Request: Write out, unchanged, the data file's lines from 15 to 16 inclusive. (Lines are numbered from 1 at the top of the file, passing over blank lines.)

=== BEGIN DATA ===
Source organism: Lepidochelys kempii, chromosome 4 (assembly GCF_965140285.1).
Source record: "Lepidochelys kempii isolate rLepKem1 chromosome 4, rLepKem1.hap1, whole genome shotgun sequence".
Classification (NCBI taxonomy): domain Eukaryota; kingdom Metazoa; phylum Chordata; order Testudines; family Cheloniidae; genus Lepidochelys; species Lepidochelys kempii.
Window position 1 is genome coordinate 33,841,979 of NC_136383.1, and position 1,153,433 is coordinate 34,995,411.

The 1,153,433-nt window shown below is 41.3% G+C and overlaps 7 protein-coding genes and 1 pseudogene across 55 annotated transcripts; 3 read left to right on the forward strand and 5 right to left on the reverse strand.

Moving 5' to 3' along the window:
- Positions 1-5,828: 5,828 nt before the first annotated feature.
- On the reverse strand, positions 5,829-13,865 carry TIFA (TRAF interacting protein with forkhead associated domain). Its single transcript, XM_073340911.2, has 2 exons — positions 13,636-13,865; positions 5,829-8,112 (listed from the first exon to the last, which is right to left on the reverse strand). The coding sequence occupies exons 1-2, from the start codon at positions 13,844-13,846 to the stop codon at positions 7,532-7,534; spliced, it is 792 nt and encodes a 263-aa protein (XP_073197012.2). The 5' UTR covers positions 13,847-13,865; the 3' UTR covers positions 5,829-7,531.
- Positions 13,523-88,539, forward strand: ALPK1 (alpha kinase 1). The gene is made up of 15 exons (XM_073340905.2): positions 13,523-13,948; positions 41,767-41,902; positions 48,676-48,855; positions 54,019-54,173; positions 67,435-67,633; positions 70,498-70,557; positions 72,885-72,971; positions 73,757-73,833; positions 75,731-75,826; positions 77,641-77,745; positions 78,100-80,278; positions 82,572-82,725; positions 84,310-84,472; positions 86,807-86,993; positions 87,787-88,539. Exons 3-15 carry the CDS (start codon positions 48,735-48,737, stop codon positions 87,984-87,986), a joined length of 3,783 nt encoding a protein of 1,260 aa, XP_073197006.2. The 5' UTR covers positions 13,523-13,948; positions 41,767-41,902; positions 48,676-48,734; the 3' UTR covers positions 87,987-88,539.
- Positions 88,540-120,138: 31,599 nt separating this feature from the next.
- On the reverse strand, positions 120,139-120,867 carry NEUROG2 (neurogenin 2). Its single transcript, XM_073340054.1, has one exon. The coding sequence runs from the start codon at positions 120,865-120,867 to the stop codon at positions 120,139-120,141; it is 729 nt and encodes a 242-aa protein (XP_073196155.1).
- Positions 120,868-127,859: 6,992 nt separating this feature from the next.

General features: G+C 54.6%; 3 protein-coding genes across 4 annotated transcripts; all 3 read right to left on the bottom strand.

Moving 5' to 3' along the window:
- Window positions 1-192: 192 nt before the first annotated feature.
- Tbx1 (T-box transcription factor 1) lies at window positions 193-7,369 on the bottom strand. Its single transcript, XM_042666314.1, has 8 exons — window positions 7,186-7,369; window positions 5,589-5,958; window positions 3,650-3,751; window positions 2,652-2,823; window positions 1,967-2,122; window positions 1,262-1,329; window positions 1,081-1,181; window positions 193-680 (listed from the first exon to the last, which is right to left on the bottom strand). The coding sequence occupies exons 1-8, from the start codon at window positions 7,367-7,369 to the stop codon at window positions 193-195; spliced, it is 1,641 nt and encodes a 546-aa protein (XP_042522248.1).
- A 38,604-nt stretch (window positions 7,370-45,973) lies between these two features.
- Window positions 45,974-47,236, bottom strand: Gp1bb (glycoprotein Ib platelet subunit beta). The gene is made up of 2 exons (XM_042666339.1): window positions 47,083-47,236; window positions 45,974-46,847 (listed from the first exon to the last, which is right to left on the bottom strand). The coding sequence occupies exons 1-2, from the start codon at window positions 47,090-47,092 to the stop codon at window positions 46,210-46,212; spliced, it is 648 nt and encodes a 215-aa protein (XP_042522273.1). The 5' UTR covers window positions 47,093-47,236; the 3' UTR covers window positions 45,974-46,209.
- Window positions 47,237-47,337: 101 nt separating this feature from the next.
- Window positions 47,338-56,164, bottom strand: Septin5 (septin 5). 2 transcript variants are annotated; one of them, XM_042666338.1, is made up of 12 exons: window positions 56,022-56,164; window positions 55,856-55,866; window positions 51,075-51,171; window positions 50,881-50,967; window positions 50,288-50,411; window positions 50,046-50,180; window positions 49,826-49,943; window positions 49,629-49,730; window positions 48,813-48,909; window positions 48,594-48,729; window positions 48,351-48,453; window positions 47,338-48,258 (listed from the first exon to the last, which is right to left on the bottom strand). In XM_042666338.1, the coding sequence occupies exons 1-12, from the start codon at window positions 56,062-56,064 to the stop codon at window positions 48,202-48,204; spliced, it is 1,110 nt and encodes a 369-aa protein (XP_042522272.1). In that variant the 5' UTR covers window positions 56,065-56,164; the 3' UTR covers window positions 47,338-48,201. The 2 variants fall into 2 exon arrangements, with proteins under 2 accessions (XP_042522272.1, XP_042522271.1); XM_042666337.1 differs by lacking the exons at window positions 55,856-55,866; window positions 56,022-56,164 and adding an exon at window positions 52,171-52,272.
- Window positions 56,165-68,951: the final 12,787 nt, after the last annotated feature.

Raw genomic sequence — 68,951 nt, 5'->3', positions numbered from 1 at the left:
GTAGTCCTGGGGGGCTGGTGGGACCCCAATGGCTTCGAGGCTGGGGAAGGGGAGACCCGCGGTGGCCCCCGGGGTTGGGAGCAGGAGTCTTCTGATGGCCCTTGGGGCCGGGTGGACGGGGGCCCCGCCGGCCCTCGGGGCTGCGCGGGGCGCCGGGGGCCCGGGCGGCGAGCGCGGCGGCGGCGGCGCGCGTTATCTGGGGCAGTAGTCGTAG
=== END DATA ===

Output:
- Window positions 1-192: 192 nt before the first annotated feature.
- Tbx1 (T-box transcription factor 1) lies at window positions 193-7,369 on the bottom strand. Its single transcript, XM_042666314.1, has 8 exons — window positions 7,186-7,369; window positions 5,589-5,958; window positions 3,650-3,751; window positions 2,652-2,823; window positions 1,967-2,122; window positions 1,262-1,329; window positions 1,081-1,181; window positions 193-680 (listed from the first exon to the last, which is right to left on the bottom strand). The coding sequence occupies exons 1-8, from the start codon at window positions 7,367-7,369 to the stop codon at window positions 193-195; spliced, it is 1,641 nt and encodes a 546-aa protein (XP_042522248.1).